Revolution #208, July 25, 2010
Why DO People Come Here?*
Why do people come to America? Because the capitalist-imperialist system of the United States has messed up the rest of the world even worse than what it has done in this country. One example—among many—is Mexico.
1. 150 years ago, after Mexico became independent from Spain, the United States waged war on Mexico and stole a large part of its territory. This stolen territory includes what is now Arizona, New Mexico, and parts of California, Colorado, Nevada and Utah. One of the main reasons behind this was that slave owners in the southern U.S. needed more land.
The U.S. replaced Spain and other European colonial powers as the alien force dominating Mexico. Despite the Mexican Revolution in the early 1900s, the masses and other sections of the people have continued to be exploited and down pressed, while their country is plundered by the United States.
2. Throughout the 20th century, U.S. capital expanded into and increasingly dominated the Mexican economy. Today, financial institutions like the World Bank and the International Monetary Fund—which are dominated by the U.S.—pressure the Mexican government to promote farm crops that can be sold on the world market and industry that uses low-paid, super-exploited Mexican labor to produce low-cost goods for the world market. Land and resources have been shifted away from basic food production and the Mexican economy is distorted to serve the demands of international imperialist capital.
3. Since the 1994 North American Free Trade Agreement (NAFTA, signed between the U.S., Mexico and Canada), U.S. imperialism has more fully penetrated the economy and other spheres of Mexican society. NAFTA ordered the Mexican government to drastically cut farm subsidies to small farmers. But meanwhile, in the U.S., agricultural exporters continue to receive the equivalent of $10 billion in subsidies per year. When the tariffs protecting Mexican corn and beans were lifted under NAFTA in early 2008, production of these crops further collapsed under the flood of imports. Farmers could no longer support themselves, and over six million peasants were driven off the land. People have been forced by the workings of imperialism to seek a livelihood in the cities inside Mexico, the northern border region, and the United States.
NAFTA has also caused the worsening of the situation of the masses in the urban areas—with some 60% of the employment being in the informal sector (street vendors, for example). In 2004, 10 years into NAFTA, nearly 30 percent of Mexico's population was living on less than $1 a day. In Mexico, only one-third of new job seekers entering the employment market will find a job.
Though there are still great pressures on people to go to the U.S. to look for work, in recent years the economic crisis within the U.S. has further twisted the lives of the immigrants. There has been an important decrease in remesas, the money immigrants send to their families in Mexico. Some have returned to Mexico due to lack of work and increased official persecution. Still others must ask their families in Mexico to send them money to survive in the U.S., as they try to hang on for "better times"—since there is nothing back in Mexico for them.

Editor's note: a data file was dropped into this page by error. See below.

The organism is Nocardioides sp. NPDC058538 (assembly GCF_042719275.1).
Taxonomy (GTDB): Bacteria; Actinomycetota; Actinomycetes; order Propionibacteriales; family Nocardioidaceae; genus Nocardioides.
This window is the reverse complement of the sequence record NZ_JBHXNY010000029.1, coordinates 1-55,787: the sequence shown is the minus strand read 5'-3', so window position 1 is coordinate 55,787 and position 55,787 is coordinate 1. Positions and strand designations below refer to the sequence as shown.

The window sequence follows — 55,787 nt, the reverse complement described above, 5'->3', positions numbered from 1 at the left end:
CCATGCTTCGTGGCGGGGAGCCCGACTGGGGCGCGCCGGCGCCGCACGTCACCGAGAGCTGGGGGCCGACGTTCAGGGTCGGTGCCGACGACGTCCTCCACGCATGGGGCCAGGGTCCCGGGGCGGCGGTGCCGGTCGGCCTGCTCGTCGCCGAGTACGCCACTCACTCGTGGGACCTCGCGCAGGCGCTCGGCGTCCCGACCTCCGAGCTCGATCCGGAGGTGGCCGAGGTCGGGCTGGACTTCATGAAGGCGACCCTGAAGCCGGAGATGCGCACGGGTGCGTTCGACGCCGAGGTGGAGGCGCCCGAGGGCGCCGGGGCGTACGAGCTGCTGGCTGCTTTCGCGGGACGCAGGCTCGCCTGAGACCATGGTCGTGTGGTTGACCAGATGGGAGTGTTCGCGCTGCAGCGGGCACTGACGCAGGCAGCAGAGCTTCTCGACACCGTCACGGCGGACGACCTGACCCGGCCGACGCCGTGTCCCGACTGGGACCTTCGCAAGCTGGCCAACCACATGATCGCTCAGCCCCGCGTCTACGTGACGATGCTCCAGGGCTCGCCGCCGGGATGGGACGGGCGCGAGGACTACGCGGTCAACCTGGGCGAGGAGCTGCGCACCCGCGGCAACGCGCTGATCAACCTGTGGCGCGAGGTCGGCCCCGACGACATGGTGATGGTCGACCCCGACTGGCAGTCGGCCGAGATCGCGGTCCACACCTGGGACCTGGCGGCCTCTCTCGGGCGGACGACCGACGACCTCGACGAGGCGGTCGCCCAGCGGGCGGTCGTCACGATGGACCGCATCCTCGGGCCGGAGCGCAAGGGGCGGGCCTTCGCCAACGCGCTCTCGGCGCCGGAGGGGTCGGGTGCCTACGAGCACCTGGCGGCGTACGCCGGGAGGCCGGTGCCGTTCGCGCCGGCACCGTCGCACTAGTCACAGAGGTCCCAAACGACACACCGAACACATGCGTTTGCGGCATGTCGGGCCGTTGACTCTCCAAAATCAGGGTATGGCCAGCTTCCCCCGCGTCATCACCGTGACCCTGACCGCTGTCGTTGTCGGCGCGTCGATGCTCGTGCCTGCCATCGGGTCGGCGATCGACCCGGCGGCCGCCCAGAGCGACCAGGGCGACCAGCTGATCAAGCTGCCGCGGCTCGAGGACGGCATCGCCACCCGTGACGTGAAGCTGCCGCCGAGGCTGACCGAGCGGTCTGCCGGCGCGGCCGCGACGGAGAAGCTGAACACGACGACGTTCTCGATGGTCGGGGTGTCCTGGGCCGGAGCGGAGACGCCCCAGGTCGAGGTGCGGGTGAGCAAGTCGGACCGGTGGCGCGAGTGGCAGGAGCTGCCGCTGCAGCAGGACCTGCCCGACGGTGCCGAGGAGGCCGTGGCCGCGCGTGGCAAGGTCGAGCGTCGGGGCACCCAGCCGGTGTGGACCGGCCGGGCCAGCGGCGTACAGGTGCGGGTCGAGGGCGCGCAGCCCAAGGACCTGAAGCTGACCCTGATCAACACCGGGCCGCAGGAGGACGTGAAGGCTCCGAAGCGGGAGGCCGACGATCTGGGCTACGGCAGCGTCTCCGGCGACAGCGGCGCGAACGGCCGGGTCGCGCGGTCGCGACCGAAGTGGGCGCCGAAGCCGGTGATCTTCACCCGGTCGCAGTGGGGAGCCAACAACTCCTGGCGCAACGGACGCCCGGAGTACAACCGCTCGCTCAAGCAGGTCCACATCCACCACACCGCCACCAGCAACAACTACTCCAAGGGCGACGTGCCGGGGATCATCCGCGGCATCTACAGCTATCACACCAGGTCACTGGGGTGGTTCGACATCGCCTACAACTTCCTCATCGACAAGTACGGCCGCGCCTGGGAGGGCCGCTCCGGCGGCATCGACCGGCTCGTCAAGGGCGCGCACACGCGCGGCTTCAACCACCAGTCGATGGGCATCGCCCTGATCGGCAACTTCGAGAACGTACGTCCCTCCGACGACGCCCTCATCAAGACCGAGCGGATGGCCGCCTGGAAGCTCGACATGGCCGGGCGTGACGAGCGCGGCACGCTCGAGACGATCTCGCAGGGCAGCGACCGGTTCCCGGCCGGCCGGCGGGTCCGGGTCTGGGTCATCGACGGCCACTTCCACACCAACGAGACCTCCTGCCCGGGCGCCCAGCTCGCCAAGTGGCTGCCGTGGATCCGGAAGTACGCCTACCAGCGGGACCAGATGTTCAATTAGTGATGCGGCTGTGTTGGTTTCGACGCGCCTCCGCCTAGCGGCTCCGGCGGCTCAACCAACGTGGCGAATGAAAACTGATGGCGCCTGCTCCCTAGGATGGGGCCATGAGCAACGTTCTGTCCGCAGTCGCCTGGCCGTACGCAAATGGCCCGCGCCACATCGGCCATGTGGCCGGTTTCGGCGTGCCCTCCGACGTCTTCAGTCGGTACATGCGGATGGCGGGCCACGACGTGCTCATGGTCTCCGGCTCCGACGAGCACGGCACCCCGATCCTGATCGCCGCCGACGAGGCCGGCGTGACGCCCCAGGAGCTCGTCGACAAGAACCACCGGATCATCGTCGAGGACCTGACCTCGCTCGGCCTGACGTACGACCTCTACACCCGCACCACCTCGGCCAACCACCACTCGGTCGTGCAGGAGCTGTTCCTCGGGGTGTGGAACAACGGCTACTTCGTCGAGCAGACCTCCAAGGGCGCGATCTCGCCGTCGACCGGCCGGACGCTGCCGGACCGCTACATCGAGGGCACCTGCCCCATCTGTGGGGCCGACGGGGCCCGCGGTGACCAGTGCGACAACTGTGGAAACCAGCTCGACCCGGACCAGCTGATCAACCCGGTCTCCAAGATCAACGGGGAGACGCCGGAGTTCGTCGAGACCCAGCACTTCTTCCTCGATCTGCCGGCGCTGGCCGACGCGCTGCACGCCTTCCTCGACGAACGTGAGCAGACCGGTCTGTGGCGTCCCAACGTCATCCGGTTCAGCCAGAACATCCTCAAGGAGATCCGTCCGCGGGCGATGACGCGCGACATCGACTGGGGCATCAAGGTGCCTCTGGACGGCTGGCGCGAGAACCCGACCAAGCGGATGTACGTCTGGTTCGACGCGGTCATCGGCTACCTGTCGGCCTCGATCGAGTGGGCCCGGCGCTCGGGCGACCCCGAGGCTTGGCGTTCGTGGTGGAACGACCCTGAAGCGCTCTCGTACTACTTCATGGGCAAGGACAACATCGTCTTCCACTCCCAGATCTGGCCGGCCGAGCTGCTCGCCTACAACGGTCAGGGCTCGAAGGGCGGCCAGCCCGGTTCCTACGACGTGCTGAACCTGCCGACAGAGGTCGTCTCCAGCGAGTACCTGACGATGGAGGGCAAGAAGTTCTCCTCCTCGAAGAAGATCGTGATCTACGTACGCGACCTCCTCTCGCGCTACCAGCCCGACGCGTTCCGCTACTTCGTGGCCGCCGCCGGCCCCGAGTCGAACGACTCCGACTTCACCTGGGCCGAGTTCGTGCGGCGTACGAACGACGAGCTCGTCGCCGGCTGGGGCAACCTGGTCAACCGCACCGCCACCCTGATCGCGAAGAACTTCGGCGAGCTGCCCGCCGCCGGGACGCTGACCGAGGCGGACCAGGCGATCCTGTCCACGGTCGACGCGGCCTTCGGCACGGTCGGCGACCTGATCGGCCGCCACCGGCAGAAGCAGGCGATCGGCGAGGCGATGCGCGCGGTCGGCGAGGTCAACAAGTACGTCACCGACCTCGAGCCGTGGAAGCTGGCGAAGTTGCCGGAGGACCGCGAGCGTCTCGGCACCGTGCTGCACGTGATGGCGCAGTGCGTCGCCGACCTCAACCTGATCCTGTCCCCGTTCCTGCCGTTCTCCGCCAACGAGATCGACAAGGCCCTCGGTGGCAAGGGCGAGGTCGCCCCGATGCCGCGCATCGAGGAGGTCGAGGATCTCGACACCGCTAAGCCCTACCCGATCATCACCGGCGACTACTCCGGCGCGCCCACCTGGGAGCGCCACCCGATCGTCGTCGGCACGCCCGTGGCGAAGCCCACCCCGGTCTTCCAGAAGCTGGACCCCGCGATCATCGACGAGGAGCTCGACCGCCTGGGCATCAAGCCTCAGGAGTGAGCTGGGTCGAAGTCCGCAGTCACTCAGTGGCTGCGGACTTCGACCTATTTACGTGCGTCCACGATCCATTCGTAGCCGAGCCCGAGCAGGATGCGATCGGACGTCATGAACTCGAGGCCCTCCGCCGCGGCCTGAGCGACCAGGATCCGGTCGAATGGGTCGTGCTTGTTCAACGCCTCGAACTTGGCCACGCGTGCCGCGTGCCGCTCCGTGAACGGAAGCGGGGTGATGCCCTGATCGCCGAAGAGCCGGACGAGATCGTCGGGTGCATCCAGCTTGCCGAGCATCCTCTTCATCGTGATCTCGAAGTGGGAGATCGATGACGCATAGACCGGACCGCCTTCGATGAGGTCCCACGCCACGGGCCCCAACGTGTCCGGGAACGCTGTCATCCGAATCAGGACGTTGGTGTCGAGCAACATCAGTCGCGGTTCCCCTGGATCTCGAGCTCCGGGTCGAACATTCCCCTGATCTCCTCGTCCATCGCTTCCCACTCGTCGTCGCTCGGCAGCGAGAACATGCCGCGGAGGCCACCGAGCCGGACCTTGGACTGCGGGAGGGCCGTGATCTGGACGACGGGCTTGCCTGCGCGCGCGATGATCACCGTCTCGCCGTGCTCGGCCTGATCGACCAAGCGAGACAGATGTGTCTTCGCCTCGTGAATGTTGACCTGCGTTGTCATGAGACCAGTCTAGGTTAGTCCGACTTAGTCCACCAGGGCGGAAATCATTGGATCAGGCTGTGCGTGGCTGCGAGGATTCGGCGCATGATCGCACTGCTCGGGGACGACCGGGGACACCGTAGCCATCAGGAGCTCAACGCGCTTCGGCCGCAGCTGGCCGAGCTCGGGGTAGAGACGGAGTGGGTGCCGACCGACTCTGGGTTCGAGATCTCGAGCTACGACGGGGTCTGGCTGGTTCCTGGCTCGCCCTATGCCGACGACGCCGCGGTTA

People from Mexico's rural areas make up 44 percent of the migrants to the U.S. Other immigrants used to work in Mexico's domestic industries—but these closed down when the capitalists sought lower-paid workers elsewhere, or left for other reasons. Doctors, professors and others—finding no options for their studies or work in Mexico—come to the U.S. in search of a life.
4. Through all this, hundreds of thousands of peasants, manual laborers, professionals and others have been forced to leave their homes. They must look for work or a future, and search for ways to survive, in the United States. Here they face intense and brutal discrimination and exploitation—working in low-wage factory and field jobs or finding their college studies are only good enough here to drive a taxi or sweep floors. And all live in fear every day that they will be fired because they are immigrants or rounded up by the immigration police.
The complexity of a mass of 12 million Mexican immigrants in the U.S. pulls in many directions. U.S. imperialism needs the cheap labor power, but also wants to have control of this part of the population. The U.S. rulers also want to keep things "stable" within Mexico; but the attacks on immigrants, the disruption of the flow of remesas and the forced return back across the border are affecting the whole social fabric in Mexico.
But this mass of immigrants in the U.S. is a positive thing for the revolution. The stand of the movement we are building for revolution is clear: to welcome such immigrants as brothers and sisters… to insist on equality of nations, including equality in culture and language, and to learn from and take joy in cultural exchange… to stand with them as they oppose repression… to draw on their desire for revolution and their experience living in countries oppressed by imperialism, encouraging them to get into the movement for revolution and to take up, and spread the word on the leadership of Bob Avakian.
* The text and photos on this page were inspired by a chapter of a film of a talk by Bob Avakian, Revolution: Why It's Necessary, Why It's Possible, What It's All About, where he talks about "Why Do People Come Here From All Over the World?" available at revolutiontalk.net. [back]
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